8c7474cccbb17c68d1f4badd9f0e8251-1SERVING CRAZY WITH CURRY by Amulya Malladi. Ballantine Books. Paperback, 272 pages. $12.95. www.ballantinebooks.com, www.amulyamalladi.com

Malladi’s third novel opens with a sui-cide attempt. Depressed from having a miscarriage and losing her Silicon Valley job, Devi Venturi wants to end it all. Her mother, on a fortuitous trip to deliver mangoes, stops by unannounced, saving Devi. After “the incident” as the attempted suicide becomes known, Devi does not speak and instead takes up cooking, wondering if through her innovative recipes (like adding blueberries to a classic chicken curry), she is now “creating her own identity by cooking her own kind of food.”

Set in the Bay Area, Serving Crazy with Curry catapults readers into a family drama that spans three generations of four women: Devi, her caustic sister Shoba, nagging mother Saroj, and feisty grandmother Vasu. Anger, regret, and resentment in their relationships bind the women and propel the book forward. Devi is jealous of Shoba for having it all. Shoba, on the other hand, despite being a VP of engineering for a software company, and married to a Stanford professor in a wedding “held with great pomp and show at the Livermore Temple followed by a lavish dinner at the San Jose Reception Center,” is actually terribly unhappy. While Devi is free to date and sleep with whomever she would like to, Shoba is trapped in a passionless marriage. She admires Devi because “There was no pressure on Devi to be anyone but herself.”

While at first the intense anger the women hold against one another may seem unfounded, as the novel progresses, Malladi humanizes even the most unlikable characters. In this regard, she is a gifted storyteller. Throughout the many plot twists: death, betrayal, romance, a surprise ending, readers can and want to follow along because the prose is so easy to read and the characters so well-developed. Malladi maintains a sense of humor throughout a novel spun from the aftermath of a somber event.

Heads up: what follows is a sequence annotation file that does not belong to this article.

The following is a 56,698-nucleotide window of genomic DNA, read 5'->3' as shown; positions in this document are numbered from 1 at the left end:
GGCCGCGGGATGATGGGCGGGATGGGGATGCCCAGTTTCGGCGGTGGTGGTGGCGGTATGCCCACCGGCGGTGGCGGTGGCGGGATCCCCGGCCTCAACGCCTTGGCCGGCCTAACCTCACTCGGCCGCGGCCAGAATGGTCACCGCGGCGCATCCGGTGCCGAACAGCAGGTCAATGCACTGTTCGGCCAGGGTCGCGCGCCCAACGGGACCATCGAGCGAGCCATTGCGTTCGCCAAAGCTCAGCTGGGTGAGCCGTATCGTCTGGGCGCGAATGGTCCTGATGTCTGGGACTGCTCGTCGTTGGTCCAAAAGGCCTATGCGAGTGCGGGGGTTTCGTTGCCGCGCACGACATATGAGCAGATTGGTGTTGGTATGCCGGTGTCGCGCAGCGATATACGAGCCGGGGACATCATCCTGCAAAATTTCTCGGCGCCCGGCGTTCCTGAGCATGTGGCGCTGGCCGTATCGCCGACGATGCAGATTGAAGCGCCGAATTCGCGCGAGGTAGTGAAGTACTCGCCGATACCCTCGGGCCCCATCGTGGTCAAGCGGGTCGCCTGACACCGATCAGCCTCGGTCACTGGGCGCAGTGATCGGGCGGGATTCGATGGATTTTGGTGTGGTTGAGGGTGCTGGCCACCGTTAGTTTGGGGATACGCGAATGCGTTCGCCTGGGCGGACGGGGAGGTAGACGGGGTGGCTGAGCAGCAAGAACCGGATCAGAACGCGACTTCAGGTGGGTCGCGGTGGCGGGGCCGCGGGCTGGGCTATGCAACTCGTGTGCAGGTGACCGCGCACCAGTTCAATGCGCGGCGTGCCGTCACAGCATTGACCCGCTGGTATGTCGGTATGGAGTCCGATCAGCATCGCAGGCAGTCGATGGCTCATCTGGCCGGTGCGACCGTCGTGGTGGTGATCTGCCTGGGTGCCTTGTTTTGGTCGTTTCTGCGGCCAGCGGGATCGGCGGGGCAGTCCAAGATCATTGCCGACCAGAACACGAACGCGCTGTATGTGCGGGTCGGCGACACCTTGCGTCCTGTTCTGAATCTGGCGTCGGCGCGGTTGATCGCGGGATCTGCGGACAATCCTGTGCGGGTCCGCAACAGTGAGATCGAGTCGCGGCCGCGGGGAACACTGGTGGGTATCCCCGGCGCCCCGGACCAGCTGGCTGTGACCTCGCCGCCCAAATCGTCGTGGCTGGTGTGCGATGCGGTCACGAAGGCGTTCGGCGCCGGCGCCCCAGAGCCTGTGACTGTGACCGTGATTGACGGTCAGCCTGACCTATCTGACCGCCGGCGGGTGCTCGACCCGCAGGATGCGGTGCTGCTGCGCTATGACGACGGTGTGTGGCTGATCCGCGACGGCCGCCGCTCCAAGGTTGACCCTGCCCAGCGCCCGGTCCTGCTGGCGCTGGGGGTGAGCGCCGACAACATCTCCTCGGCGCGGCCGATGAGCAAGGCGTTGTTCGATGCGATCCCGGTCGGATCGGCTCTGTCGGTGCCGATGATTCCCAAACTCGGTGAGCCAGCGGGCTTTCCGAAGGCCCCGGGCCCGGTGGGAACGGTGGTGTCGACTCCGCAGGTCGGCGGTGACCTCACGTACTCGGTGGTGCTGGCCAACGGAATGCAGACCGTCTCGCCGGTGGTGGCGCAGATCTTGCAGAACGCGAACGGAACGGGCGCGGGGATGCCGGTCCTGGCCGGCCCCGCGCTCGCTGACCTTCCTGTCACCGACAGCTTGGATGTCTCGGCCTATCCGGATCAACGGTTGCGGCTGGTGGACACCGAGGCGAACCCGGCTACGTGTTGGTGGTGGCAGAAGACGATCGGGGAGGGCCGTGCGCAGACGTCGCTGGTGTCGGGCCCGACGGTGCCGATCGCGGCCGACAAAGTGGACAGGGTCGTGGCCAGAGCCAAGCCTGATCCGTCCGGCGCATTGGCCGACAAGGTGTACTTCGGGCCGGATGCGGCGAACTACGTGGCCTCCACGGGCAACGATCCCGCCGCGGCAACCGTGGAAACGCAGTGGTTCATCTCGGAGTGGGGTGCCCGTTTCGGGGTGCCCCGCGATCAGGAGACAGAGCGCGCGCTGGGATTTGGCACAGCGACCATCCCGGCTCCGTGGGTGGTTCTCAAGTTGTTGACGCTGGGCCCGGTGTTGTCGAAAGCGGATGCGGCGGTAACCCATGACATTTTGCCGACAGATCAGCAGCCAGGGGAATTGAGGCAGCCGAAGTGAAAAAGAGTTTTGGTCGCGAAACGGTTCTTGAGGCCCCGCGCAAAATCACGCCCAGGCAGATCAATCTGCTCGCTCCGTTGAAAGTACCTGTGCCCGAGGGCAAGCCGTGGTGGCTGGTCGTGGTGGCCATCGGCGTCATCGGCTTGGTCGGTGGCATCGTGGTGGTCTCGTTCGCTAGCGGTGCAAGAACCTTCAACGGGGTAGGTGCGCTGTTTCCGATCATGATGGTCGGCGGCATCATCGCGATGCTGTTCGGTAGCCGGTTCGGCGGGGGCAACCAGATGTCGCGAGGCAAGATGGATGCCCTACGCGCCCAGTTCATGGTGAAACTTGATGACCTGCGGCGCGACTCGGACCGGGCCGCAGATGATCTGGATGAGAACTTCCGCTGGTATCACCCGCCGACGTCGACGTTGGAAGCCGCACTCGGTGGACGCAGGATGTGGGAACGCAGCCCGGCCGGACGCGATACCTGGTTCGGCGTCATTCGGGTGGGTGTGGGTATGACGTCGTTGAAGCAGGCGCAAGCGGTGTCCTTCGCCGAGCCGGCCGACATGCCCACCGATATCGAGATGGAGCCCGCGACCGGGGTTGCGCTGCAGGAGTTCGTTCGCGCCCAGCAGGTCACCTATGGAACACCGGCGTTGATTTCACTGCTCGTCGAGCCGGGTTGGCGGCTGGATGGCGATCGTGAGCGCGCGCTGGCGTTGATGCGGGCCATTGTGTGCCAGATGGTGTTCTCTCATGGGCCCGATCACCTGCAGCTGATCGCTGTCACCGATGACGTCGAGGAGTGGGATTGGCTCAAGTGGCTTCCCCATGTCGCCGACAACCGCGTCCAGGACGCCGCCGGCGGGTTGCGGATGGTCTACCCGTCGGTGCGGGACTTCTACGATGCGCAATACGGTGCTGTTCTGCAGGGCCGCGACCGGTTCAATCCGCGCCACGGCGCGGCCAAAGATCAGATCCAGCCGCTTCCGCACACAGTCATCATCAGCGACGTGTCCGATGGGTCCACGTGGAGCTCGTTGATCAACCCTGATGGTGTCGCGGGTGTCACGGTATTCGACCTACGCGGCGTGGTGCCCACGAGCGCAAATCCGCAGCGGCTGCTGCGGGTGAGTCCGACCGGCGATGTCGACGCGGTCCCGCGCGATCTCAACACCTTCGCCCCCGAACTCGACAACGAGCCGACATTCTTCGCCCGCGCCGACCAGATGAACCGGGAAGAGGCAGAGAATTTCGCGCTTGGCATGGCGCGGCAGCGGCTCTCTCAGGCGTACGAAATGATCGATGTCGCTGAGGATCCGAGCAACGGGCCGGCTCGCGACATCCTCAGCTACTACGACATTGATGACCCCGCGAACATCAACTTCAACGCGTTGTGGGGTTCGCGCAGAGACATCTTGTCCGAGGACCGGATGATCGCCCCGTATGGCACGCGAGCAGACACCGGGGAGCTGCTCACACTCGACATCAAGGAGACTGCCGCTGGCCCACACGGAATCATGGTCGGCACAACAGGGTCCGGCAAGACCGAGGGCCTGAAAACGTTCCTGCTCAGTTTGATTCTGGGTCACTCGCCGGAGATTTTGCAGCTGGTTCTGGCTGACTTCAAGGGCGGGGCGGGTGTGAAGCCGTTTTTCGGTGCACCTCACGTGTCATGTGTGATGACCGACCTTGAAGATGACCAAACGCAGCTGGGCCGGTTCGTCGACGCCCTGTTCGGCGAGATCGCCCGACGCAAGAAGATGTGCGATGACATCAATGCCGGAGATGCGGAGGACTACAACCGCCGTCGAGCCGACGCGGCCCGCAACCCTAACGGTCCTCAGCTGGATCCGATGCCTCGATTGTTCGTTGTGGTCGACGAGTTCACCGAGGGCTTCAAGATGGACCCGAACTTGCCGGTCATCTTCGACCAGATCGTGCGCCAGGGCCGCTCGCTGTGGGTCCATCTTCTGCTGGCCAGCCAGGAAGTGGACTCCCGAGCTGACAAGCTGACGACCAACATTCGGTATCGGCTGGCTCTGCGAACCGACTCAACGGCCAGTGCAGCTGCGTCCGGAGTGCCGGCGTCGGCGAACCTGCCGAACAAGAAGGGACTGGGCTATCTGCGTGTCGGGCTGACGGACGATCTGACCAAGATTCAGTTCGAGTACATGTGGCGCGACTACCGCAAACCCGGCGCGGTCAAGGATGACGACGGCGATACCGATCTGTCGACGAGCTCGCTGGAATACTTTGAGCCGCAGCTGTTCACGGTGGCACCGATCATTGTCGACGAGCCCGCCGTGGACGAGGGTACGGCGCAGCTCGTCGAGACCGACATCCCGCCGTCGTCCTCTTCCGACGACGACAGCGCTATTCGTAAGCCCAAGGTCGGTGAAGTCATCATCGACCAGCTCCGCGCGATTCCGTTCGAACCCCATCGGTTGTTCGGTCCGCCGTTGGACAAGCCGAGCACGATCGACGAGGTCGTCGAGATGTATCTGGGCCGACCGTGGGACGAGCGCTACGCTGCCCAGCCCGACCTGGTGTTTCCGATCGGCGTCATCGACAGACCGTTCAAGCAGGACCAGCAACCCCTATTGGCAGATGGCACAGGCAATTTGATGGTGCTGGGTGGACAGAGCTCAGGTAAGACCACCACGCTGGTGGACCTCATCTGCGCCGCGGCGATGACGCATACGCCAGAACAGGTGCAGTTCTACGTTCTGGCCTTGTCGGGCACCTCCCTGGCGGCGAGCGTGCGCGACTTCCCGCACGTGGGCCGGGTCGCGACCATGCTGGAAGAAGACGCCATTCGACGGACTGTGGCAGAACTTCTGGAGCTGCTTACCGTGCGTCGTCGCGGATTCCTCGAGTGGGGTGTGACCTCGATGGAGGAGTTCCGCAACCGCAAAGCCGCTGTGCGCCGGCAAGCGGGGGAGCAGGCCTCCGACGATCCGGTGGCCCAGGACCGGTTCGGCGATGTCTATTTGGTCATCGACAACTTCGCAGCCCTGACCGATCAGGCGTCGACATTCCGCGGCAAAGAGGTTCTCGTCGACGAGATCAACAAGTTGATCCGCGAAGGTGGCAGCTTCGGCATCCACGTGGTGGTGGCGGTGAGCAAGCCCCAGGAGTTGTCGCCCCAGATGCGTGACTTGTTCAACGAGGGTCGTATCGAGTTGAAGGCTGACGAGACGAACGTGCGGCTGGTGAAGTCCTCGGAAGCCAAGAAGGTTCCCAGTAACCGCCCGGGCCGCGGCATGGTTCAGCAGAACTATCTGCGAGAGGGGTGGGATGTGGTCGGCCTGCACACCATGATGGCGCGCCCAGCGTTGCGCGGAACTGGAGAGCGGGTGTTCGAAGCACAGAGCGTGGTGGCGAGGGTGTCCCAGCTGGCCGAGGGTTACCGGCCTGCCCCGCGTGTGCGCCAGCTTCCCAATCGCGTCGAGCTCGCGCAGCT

The weakest parts of the novel occur outside the engaging family drama. Devi, now “the mute in the kitchen,” writes in a cookbook journal. Unfortunately, her entries seem so aware of their audience as to come off inconsistent—a mix of writing to herself and telling readers how to concoct a particular dish. The result is that these inserts sound like pandering to an audience interested in Indian cuisine rather than the story of an Indian-American family.

At its best Serving Crazy with Curry is both candid and caring. As the family learns to be more honest with one another, broken relationships begin to heal, and love, joy, and humor emerge in places where only resentment and complacency existed. Though the novel begins with a desperate note written in solitude, it ends with lightheartedness and camaraderie, with a family trying to look toward an uncertain future honestly, without being trapped by regrets of the past.

—Roseanne Pereira

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